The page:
Having just blogged about the comments by Adair Turner, chairman of Britain’s Financial Services Authority, reminding everyone that financial liberalisation doesn’t seem to have delivered the goods, I will now turn the specific problems he identifies, and how to deal with them.
He identifies the problem, in large measure as being a problem of the financial services industry being in a position to earn large economic ‘rents.’ These rents are what the Scottish economist Adam Smith described as the income of men who “love to reap where they never sowed.’ This is, in effect, windfall money – it’s not the result of hard work, but of some kind of free gift from nature, or fortune. Oil money, especially amid high oil prices, contains a large amount of economic rents: it isn’t through the oil drillers’ hard work that the oilfield produces two million barrels per day or that the oil price is at $100 per barrel: it’s the bounty of nature, and the whims of the oil market. The money that squirts out obligingly is, by and large, pure windfall.
Economists since Smith have been very clear about how to deal with rents: tax them, and at very high rates. And this brings us back to the financial services industry. Turner sees the rents coming in four main forms:
- Banks helping others dodge tax. “Tax management activities, which benefit the financial service sector’s clients, but also, through fees earned, the industry itself” (and he adds that “a depressingly large proportion of what is labelled ‘innovative product structuring’ is based on tax management activities”.)
- Rent extraction via ferociously complicated products that bamboole investors: “exploiting deep asymmetries of information and expertise.”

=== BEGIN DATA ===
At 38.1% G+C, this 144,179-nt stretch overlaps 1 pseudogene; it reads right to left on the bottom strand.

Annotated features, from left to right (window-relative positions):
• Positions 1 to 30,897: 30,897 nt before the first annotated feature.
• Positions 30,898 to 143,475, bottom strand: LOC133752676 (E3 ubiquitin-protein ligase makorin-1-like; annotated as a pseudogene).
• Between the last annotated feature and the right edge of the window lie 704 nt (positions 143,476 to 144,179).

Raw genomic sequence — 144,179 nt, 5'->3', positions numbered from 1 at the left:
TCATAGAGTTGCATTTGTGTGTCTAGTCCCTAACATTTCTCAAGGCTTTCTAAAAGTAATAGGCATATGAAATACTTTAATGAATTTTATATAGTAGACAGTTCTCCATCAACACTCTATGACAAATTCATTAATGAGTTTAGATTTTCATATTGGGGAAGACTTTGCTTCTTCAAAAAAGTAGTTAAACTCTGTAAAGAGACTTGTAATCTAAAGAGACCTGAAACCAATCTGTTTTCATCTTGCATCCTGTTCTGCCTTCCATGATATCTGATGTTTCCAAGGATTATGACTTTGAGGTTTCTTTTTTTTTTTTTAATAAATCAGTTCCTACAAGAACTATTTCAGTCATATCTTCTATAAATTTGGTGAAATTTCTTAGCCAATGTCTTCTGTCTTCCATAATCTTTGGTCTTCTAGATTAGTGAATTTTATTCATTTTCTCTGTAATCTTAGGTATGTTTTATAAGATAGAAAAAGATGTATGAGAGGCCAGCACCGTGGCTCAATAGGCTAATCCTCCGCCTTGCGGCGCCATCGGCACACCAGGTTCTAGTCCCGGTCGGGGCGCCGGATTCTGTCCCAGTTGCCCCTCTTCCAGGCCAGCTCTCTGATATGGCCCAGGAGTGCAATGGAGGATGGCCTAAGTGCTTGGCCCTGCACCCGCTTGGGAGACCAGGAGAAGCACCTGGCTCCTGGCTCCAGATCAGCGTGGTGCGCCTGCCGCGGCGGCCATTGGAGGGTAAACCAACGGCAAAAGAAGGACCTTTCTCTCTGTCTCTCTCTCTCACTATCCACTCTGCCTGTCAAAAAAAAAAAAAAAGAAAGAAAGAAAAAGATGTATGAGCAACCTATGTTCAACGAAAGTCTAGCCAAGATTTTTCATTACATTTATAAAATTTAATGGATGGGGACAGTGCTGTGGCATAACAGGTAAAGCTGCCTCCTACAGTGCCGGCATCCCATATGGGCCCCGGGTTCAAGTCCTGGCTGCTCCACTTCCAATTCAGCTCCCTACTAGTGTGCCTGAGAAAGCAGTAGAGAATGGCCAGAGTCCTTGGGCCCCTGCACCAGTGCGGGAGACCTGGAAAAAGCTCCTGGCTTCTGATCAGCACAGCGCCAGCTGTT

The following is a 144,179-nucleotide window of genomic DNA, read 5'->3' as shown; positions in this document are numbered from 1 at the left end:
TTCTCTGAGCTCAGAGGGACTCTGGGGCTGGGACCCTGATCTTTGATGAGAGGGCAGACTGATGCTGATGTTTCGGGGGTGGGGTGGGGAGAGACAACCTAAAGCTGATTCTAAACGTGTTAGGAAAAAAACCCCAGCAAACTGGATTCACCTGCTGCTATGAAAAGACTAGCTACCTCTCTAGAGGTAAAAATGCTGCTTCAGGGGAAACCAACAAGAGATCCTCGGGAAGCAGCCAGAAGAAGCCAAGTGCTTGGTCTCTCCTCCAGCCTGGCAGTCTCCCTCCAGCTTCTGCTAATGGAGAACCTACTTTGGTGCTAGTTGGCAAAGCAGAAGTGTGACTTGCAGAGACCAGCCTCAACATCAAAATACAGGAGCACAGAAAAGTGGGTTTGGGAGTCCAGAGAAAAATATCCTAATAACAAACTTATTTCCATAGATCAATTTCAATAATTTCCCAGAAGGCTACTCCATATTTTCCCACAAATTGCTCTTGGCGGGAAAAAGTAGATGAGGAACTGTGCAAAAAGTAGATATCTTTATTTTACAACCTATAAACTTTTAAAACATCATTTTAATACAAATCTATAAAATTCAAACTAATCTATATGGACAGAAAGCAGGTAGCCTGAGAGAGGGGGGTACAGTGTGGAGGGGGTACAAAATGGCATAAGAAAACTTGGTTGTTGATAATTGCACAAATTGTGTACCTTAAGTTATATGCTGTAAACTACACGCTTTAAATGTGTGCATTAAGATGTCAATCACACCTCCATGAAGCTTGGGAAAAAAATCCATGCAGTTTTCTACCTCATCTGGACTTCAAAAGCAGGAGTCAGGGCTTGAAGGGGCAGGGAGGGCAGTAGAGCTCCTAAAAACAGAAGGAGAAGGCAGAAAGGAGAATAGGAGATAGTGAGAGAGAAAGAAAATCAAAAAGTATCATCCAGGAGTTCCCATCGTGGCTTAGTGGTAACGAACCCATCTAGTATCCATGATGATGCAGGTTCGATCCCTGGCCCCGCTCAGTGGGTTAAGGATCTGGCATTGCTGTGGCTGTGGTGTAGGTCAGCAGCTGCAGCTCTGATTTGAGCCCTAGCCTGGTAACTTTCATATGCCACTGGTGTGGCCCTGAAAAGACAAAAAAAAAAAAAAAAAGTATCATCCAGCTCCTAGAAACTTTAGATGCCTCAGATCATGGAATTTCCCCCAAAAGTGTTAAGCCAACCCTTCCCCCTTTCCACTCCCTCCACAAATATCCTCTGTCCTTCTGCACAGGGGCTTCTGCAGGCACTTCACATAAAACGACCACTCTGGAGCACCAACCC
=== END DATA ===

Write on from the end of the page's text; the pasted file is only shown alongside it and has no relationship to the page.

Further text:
- Activities such as market making, which are “likely to be characterised by naturally arising oligopolies and opportunities for super normal returns.” Systematically making profits, while customers systematically lose.
- The encouragement by agents (fund managers or banks) of valueless increased trading activity
He doesn’t believe that structural remedies will necessarily solve the problem, and notes that “if there are super normal returns which are unamenble to structural remedies, economics teaches that taxation is the appropriate response.” And he adds that the existence of such rents:
“could justify financial transaction or other financial activity taxes.”
The progressive tax blogs discusses the detail, and comes out in favour of a supplementary bank levy – noting that the current levy structure in place almost certainly falls woefully short of capturing all the bank rents – as well as a Tobin tax. It finishes on this stirring note:
“What is clear is that banks are making profits from activities with no social or economic value. However we do it, now is the time to increase tax on these activities for the benefit of society as a whole.”